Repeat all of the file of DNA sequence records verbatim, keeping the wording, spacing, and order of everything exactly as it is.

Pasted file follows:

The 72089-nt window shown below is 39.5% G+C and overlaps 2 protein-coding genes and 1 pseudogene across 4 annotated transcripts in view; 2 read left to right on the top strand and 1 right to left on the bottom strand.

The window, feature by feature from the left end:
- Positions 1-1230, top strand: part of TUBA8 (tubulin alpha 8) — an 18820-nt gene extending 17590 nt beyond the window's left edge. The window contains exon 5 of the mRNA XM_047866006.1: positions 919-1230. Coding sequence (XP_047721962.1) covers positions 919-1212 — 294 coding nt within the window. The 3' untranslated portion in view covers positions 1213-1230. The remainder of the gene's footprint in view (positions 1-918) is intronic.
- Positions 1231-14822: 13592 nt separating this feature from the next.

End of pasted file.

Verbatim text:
The 72089-nt window shown below is 39.5% G+C and overlaps 2 protein-coding genes and 1 pseudogene across 4 annotated transcripts in view; 2 read left to right on the top strand and 1 right to left on the bottom strand.

The window, feature by feature from the left end:
- Positions 1-1230, top strand: part of TUBA8 (tubulin alpha 8) — an 18820-nt gene extending 17590 nt beyond the window's left edge. The window contains exon 5 of the mRNA XM_047866006.1: positions 919-1230. Coding sequence (XP_047721962.1) covers positions 919-1212 — 294 coding nt within the window. The 3' untranslated portion in view covers positions 1213-1230. The remainder of the gene's footprint in view (positions 1-918) is intronic.
- Positions 1231-14822: 13592 nt separating this feature from the next.